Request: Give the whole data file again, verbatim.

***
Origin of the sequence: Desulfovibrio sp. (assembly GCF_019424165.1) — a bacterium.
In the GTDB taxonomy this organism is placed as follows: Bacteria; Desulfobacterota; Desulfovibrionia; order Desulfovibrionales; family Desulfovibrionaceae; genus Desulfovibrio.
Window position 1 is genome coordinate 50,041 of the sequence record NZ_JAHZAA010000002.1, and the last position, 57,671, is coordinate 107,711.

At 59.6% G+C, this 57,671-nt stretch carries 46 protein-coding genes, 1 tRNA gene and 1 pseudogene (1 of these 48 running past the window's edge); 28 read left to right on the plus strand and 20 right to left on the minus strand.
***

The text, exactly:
Origin of the sequence: Desulfovibrio sp. (assembly GCF_019424165.1) — a bacterium.
In the GTDB taxonomy this organism is placed as follows: Bacteria; Desulfobacterota; Desulfovibrionia; order Desulfovibrionales; family Desulfovibrionaceae; genus Desulfovibrio.
Window position 1 is genome coordinate 50,041 of the sequence record NZ_JAHZAA010000002.1, and the last position, 57,671, is coordinate 107,711.

At 59.6% G+C, this 57,671-nt stretch carries 46 protein-coding genes, 1 tRNA gene and 1 pseudogene (1 of these 48 running past the window's edge); 28 read left to right on the plus strand and 20 right to left on the minus strand.